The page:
Puerto Rico police swept up in US corruption probe

Hundreds of FBI agents flew into Puerto Rico to round up dozens of police officers accused of aiding drug traffickers — one of the darkest days yet for a force tarnished by recent allegations of brutality, discrimination and incompetence.

In pre-dawn raids Wednesday, about 1,000 federal agents swept up about 130 people, including nearly 90 law enforcement officers accused of providing security to drug dealers on a U.S. territory where police are struggling to curb spiraling crime and rampant drug smuggling.

U.S. Attorney General Eric Holder said it was the largest police corruption investigation in the FBI's history.

"We will not allow the corrupt actions of a few to destroy the good work of so many," Holder said at a news conference in Washington. "The people of Puerto Rico deserve better."

The suspects include a dozen prison guards, two soldiers in the U.S. Army, three National Guard soldiers and civilians.

The indictments allege law enforcement officers provided security for drug deals in exchange for payments ranging from $500 to $4,500, Holder said.

FBI agents conducted 125 undercover drug transactions between July 2008 and September 2010 that formed the basis of the indictment, he said.

Among the charges included in the 26 indictments are conspiracy to possess with intent to distribute more than five kilograms of cocaine, attempt to possess with intent to distribute more than five kilograms of cocaine, and possession of a firearm during the commission of a drug trafficking offense.

A total of 77 police officers from state and municipal precincts across the island were indicted, including a member of the governor's motor pool, said Luis Fraticelli, special agent in charge of FBI operations in Puerto Rico. He said another officer admitted to an undercover officer that he had killed a man.

"Honor was sold for drug money," U.S. Attorney Rosa Emilia Rodriguez said.

Rodriguez said the defendants did not appear to collaborate as part of a single conspiracy. Rather, she said, several groups of corrupt officers came to work for traffickers separately.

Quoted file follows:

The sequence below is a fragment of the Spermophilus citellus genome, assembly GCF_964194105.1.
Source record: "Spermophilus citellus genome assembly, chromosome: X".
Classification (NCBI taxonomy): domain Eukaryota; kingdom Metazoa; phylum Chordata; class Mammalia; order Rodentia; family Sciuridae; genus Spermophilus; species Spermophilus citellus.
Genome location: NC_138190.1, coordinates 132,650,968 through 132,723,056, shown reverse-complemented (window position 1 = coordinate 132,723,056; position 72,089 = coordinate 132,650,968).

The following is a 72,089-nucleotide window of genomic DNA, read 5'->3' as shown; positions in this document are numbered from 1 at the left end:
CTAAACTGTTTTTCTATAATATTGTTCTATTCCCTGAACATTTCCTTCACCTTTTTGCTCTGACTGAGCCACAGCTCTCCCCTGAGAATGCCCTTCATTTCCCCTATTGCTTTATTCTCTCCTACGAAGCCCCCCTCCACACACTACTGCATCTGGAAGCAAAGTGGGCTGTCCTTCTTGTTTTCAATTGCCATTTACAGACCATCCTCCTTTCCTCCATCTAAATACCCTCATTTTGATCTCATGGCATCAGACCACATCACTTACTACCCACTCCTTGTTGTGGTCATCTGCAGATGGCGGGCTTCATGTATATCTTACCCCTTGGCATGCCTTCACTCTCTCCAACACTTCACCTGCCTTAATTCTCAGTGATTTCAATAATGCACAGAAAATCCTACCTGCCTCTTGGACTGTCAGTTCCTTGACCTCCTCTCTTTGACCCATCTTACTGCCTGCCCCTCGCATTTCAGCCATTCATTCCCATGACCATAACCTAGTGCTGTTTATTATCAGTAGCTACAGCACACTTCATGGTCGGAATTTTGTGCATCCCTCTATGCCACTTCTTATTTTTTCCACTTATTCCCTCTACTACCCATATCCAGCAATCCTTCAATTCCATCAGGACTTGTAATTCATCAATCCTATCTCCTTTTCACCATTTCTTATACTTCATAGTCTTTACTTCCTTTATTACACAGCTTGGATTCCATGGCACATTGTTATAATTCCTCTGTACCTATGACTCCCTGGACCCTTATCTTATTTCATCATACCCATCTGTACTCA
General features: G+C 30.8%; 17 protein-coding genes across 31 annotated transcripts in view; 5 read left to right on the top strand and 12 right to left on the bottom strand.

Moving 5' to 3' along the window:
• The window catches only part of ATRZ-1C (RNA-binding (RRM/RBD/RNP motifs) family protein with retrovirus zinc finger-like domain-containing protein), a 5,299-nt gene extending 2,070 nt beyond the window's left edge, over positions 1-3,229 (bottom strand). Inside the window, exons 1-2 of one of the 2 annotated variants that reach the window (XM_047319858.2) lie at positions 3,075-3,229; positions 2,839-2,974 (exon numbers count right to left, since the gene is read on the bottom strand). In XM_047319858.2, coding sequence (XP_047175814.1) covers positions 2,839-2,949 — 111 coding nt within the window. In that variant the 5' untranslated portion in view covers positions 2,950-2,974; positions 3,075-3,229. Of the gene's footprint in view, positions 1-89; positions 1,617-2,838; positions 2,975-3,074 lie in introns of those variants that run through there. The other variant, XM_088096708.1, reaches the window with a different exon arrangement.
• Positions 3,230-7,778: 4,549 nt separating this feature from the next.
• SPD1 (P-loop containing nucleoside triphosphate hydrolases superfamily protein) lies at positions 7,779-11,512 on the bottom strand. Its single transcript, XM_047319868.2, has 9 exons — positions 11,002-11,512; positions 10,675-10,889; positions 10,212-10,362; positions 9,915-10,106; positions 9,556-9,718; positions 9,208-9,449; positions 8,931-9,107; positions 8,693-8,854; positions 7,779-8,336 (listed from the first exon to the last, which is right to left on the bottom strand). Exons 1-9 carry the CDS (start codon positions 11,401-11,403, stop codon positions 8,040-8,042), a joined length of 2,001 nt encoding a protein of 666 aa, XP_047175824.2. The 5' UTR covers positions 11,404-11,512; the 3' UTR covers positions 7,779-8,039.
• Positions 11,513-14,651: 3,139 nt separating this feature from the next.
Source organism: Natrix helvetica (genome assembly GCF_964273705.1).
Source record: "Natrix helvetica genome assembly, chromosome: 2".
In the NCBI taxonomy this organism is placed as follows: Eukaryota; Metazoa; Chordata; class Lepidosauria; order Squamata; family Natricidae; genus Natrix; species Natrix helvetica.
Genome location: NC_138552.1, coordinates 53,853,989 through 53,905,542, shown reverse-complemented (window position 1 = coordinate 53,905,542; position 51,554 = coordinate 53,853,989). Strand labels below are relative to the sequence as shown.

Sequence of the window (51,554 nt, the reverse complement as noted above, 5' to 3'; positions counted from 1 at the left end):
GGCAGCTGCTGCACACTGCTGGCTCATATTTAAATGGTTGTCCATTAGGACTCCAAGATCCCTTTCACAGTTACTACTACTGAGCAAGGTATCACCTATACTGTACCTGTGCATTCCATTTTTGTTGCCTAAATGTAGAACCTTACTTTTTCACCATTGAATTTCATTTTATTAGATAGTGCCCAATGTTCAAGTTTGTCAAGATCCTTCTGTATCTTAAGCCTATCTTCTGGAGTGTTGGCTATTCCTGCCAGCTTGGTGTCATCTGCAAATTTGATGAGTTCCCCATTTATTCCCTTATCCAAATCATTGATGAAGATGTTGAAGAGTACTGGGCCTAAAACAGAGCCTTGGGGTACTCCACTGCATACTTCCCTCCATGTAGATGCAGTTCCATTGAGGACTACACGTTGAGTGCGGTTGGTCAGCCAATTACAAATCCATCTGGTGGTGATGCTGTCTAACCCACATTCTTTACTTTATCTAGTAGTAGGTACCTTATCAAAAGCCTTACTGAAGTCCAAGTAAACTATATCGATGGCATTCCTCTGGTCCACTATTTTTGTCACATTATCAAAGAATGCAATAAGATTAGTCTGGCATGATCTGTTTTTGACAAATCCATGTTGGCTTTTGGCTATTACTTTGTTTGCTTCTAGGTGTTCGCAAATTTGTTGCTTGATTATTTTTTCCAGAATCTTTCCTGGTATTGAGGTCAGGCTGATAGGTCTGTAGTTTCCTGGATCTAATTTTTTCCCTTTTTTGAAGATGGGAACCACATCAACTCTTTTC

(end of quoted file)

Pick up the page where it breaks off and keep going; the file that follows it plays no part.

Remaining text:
Holder said the arrests were certain to disrupt the flow of drugs through Puerto Rico, a Caribbean island that traffickers use as a stepping stone for South American cocaine and heroin destined for the U.S. market.

The arrests brought shock and dismay to the island as the governor and other local officials scrambled to denounce the alleged corruption. Officers have been charged with crimes in the past, including providing security to drug traffickers, but nothing on this scale.

Wilson Maldonado, a retired police officer tending to some personal business at police headquarters in San Juan, said he was sickened by the arrests, which he attributed in part to a lack of supervision.

"This is a sad and deplorable moment for the department," Maldonado said.

Carlos Cotto, a police officer who works alongside federal agents as part of a special task force, said the department needs to provide more training and rarely punishes officers for incidents that should lead to dismissals.

"Here, they forgive agents for a lot of things," he said. "It's about who you know."

The civil rights division of the U.S. Justice Department is pursuing its own investigation into an alleged pattern of abuses including use of excessive force, unconstitutional searches and discriminatory policing. That investigation could lead to the federal government taking a role in reforming Puerto Rico's police.

Calls for reform have mounted in recent days with several high-profile abuse allegations.

One police officer was charged Tuesday with first-degree murder for allegedly chasing a man down with his pickup truck while off duty and shooting him in the back. Another was charged with second-degree murder a week earlier in a shooting that left a robbery witness brain-dead.

At the news conference, Fraticelli, the island's chief FBI agent, said police need to dramatically improve recruitment and implement periodic lie-detector tests to restore public confidence.

Police Chief Jose Figueroa Sancha, who helped launch the federal investigation as a deputy director of the San Juan FBI office in July 2008, said he has taken steps to improve oversight. He praised 63 honest officers who participated in the probe as heroes.

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Associated Press Writer Danica Coto contributed to this report.